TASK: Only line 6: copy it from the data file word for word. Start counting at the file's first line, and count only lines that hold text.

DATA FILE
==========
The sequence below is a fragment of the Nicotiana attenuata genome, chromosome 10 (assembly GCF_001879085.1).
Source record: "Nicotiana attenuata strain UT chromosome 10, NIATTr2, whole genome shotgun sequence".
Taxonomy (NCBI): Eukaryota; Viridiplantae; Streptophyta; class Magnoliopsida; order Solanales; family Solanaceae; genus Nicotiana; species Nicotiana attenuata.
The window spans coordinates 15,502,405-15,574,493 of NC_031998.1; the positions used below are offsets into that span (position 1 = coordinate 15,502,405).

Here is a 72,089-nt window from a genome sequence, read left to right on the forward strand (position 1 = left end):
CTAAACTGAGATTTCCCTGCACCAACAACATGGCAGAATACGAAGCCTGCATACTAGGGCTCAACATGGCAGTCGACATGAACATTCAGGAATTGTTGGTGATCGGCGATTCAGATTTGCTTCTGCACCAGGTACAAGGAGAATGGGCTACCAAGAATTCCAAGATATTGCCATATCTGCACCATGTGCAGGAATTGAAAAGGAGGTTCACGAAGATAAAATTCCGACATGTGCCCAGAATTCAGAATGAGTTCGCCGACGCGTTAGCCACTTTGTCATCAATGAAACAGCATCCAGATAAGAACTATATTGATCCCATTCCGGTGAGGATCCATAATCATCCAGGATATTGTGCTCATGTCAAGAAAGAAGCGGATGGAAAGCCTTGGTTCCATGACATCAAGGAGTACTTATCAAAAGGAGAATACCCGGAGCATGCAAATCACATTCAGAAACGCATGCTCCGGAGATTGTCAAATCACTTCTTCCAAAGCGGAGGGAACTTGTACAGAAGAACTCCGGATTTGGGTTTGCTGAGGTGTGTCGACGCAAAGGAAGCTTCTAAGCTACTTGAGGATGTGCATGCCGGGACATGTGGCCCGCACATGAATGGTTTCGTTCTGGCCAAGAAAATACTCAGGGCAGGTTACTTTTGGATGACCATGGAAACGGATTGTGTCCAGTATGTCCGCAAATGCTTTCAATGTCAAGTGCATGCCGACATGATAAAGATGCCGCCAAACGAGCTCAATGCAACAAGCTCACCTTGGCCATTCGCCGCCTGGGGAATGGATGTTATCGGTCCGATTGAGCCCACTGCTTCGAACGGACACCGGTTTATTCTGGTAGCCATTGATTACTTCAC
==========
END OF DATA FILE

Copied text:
CTAAACTGAGATTTCCCTGCACCAACAACATGGCAGAATACGAAGCCTGCATACTAGGGCTCAACATGGCAGTCGACATGAACATTCAGGAATTGTTGGTGATCGGCGATTCAGATTTGCTTCTGCACCAGGTACAAGGAGAATGGGCTACCAAGAATTCCAAGATATTGCCATATCTGCACCATGTGCAGGAATTGAAAAGGAGGTTCACGAAGATAAAATTCCGACATGTGCCCAGAATTCAGAATGAGTTCGCCGACGCGTTAGCCACTTTGTCATCAATGAAACAGCATCCAGATAAGAACTATATTGATCCCATTCCGGTGAGGATCCATAATCATCCAGGATATTGTGCTCATGTCAAGAAAGAAGCGGATGGAAAGCCTTGGTTCCATGACATCAAGGAGTACTTATCAAAAGGAGAATACCCGGAGCATGCAAATCACATTCAGAAACGCATGCTCCGGAGATTGTCAAATCACTTCTTCCAAAGCGGAGGGAACTTGTACAGAAGAACTCCGGATTTGGGTTTGCTGAGGTGTGTCGACGCAAAGGAAGCTTCTAAGCTACTTGAGGATGTGCATGCCGGGACATGTGGCCCGCACATGAATGGTTTCGTTCTGGCCAAGAAAATACTCAGGGCAGGTTACTTTTGGATGACCATGGAAACGGATTGTGTCCAGTATGTCCGCAAATGCTTTCAATGTCAAGTGCATGCCGACATGATAAAGATGCCGCCAAACGAGCTCAATGCAACAAGCTCACCTTGGCCATTCGCCGCCTGGGGAATGGATGTTATCGGTCCGATTGAGCCCACTGCTTCGAACGGACACCGGTTTATTCTGGTAGCCATTGATTACTTCAC